As for the last bread, I decided to see just how much s-t-r-e-t-c-h the flaxseed gave the dough.   Pretty much - it rolled out to as big as a dinner plate and didn't break when I transfered it from the  counter to the skillet, though it was almost transparent, it was so thin.  A quick grill and voila.  So thin, so flexible!  Good heavens.  I have actually made a spelt WRAP.  Um - YAY. 

Bottom line - had it not been for the oil snafu, I think this would have been the best grilled flatbread I'd made to date.  While drier than I'd hoped for, these will be fine for soup, etc..  Why, I might even toast a couple and make spelt bread crumbs.  *heh*  Yep, I'm on a roll.

Roll?  ROLL?   Hmmmm, just how thick ARE those flatbreads?  I wonder....  Well, golly!  They slice like a bagel.

Lessee - half an avocado, poached chicken, freshly picked arugula, sweet onion and pepper slices, honey-mustard dressing and a sprinkle of toasted sunflower seeds.  Cut. Print.  That's lunch, everyone...


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Saturday, February 9, 2013

Food manifesto

Glenda left a simple, but provocative question when she commented on my last post.

"Are these [new food] choices all based on health?"

Well, I guess whenever someone tries something new in the kitchen it's either because of:
flavor, availability, cost, boredom, curiosity or health.

My recent rash of food experiments were initially triggered by curiosity (fermenting cider).

Then, in November I learned that what I thought was "wholesome nutritious easy-to-grow 18" modern wheat" has been so genetically modified (faster growth, less crop damage, storage, etc.), so filled with gluten and gliadin (apparently addictive - attaching to the brain's opiate receptors instilling cravings for MORE of the wheat) and so UN-nutritious it has to be fortified! Oh yum?   I thought walking away from that would be hard, but it turned out to be surprisingly easy.  I switched to the ancient grain - spelt - and am learning, for the first time in my life, just how satisfying it is to make my own healthy baked goods (flatbread, biscuits, soda bread, etc.)  Ounce per ounce - unadulterated wholegrain spelt flour has MORE nutrients than ANY fortified modern wheat flours.  Originally I made this change to avoid modern wheat.  But the ultimate result was - fun with flour!  Homemade goodness.  And, while I had no idea this would happen, I lost weight, and food cravings, and better blood sugar & cholesterol values.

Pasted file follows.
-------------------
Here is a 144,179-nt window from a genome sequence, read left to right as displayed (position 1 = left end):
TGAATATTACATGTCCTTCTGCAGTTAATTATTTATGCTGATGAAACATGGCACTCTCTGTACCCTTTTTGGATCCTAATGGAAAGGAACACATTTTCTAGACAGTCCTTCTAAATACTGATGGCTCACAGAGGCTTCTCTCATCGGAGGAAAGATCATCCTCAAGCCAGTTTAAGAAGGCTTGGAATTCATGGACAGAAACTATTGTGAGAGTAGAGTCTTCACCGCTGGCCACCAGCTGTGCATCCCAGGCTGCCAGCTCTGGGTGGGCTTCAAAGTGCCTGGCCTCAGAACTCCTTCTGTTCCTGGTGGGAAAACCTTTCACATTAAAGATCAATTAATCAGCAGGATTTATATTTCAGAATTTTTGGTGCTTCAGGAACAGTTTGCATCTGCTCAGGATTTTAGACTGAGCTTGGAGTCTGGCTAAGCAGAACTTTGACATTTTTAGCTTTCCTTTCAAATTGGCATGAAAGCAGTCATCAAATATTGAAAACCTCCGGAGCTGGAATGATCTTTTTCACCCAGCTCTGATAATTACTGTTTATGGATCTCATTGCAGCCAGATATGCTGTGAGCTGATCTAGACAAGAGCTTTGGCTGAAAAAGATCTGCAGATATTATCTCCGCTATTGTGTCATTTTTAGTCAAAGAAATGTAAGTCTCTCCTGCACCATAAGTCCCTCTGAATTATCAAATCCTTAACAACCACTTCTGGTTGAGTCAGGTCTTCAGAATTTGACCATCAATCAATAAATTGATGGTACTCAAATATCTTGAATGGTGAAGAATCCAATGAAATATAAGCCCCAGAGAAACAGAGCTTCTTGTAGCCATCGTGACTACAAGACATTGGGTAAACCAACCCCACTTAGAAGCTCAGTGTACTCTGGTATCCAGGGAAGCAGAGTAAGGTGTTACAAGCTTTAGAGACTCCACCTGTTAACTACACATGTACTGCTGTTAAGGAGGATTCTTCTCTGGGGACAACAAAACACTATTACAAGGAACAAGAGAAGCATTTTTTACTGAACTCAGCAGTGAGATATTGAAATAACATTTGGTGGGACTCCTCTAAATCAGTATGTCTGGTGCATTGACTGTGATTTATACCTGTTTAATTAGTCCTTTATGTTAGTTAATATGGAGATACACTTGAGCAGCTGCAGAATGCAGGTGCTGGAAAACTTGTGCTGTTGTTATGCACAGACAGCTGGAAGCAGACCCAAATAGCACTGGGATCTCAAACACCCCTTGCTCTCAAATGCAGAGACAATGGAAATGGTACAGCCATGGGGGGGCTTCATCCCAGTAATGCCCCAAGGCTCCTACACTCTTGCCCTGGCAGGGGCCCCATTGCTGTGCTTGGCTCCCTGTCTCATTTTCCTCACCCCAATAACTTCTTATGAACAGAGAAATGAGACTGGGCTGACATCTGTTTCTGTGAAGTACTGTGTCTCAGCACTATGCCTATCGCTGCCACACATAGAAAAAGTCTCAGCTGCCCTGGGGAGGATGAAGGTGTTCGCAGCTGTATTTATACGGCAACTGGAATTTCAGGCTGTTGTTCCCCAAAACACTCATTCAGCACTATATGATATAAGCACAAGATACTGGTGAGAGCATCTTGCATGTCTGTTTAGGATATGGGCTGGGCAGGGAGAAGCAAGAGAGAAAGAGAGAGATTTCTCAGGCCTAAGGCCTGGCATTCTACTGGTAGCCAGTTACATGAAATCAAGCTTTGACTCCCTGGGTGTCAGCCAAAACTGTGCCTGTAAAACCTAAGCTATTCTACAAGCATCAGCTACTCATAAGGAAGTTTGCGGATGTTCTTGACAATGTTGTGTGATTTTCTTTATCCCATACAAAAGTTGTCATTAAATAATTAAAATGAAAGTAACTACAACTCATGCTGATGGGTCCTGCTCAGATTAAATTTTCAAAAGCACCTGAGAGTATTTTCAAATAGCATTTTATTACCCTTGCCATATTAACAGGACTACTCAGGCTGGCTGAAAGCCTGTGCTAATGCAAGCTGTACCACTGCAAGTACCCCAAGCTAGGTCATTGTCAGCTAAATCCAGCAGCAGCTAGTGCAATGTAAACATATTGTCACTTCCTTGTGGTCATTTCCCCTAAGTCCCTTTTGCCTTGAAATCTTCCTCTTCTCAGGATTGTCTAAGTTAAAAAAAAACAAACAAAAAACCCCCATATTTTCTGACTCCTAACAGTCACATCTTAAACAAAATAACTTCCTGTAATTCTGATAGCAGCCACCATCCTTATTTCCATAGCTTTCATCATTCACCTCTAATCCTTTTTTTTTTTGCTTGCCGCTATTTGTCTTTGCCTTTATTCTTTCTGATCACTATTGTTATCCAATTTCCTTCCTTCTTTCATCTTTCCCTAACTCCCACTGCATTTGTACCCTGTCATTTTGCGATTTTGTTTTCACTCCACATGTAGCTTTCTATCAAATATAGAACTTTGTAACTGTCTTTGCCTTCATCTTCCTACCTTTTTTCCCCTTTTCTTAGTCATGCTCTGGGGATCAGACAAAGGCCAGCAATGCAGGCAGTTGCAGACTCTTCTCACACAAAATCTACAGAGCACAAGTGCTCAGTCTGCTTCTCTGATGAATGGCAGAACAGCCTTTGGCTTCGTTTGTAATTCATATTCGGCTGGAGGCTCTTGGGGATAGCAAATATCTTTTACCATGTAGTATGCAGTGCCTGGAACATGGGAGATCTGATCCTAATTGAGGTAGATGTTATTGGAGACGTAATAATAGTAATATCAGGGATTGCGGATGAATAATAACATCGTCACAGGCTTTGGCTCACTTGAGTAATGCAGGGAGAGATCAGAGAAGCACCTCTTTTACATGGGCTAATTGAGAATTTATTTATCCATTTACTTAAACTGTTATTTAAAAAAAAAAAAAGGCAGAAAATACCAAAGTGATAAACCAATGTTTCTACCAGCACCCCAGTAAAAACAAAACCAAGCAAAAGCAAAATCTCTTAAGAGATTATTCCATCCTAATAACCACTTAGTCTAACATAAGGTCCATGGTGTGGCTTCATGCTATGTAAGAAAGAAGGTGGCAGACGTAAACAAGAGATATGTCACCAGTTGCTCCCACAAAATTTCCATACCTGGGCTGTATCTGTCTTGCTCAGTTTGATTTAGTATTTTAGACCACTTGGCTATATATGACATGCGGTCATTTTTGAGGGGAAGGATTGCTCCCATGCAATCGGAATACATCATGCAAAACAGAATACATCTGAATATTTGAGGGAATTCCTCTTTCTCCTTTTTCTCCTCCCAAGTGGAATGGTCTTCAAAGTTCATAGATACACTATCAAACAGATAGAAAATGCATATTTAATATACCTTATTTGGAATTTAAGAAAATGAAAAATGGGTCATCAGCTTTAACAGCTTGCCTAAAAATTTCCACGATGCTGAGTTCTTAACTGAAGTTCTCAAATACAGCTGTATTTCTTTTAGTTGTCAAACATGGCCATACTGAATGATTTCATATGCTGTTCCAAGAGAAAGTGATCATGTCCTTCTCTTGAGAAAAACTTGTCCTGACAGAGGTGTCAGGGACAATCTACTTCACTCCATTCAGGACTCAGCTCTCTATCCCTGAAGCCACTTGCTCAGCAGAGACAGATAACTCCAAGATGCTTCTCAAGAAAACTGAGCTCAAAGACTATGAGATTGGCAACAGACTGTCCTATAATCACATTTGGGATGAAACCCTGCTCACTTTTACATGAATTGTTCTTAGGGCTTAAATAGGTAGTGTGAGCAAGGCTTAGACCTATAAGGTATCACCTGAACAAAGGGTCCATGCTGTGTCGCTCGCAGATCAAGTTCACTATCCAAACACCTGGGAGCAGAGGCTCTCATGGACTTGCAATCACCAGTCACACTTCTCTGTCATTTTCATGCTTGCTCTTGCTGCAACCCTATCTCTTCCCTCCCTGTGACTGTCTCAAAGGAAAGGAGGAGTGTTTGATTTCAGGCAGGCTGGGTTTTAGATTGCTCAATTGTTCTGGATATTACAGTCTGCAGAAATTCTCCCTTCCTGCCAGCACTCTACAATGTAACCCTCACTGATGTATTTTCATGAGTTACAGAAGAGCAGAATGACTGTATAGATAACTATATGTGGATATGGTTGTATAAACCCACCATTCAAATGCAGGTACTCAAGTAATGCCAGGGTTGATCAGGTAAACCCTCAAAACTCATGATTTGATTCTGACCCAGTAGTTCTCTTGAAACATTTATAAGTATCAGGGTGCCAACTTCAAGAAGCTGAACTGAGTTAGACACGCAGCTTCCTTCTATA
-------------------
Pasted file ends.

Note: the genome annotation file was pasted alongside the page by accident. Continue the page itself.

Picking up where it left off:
Well, when you're on a roll, you wonder - hey - what else can I find to make being in the kitchen more fun?  So curiosity again.  Long winter days inside, access to the Internet, and the blogsosphere at hand.   Reading blogs from around the world and how other cultures grow,  prepare and preserve foods.  Following their links to vids and articles and other interesting blogs.

This research fostered a growing awareness of increasingly poor nutrition in our (ever more limited variety) 'mono'food crops (wheat, soy, corn, etc); the likes of MONSANTO, BAYER, etc with their uncontrolled genetic engineering of crops and 'patenting' genetic seed sources - limiting what small farms and backyard gardeners can buy/plant in our own plots, and more. And let's not look too closely at the inhumane and unhealthy environment in the meat & egg industry.  It's enough to put one right off your feed.

Then there are the age-old food preps that are now lightly dismissed or outright banned.  Ban raw milk?  Oh, don't get me started.  Then there's canning: So many US government food sites seem to feel that we're all idiots, that we couldn't preserve a jar of jelly without at least a master's degree in food science, and that everything should be water-bathed or pressure-canned to kill the bad bugs else we're all gonna die from botulism or ptomaine.  Meanwhile the rest of the planet stuffs things in jars, throw in some salt and water and stow it under a counter for the whole winter's use.  I've yet to see a US headline "Ukrainian farmwife and family dead from bad jar of cabbage - FDA says WE TOLD YOU SO!"

Then there's fermentation.  It's not just for hard cider! *heh*  Even Doctor OZ agrees that a lot of our bad health is due to bad eating habits.  Take pickles.  Pickles used to be fermented and a big jar or barrel lasted all winter.  Now commercial pickles are processed in vinegar. With longer shelf life.  (Don't get me started on 'best by/used' dates - savvy folks see right through that marketing ploy.)  So now we home can pickles in vinegar.  Nutritious?  Not by half. But those fermented pickles were chock-full of lactobacillis - probiotic bacteria that help digest food and enhance our digestive track's enzyme action.  By age 50 or so most of us have LOST almost HALF of our digestive enzymes - so we have problems.

Besides, fermenting is FUN.  Now I'm not limiting my fermentation to yogurt and buttermilk.  Nope.  When I can't be outside (or down in the basement) growing organic food, I can watch lovely jars of fermenting food bubbling away in the kitchen, or waiting in the fridge to grace a good meal.  I find myself taking time to reflect on my food instead of absently munching away while reading or watching TV or some other diversion (a bad habit from living alone).   After all, I'm putting way more thought and effort into all this, so I'm learning to savor. That book or TV show can wait.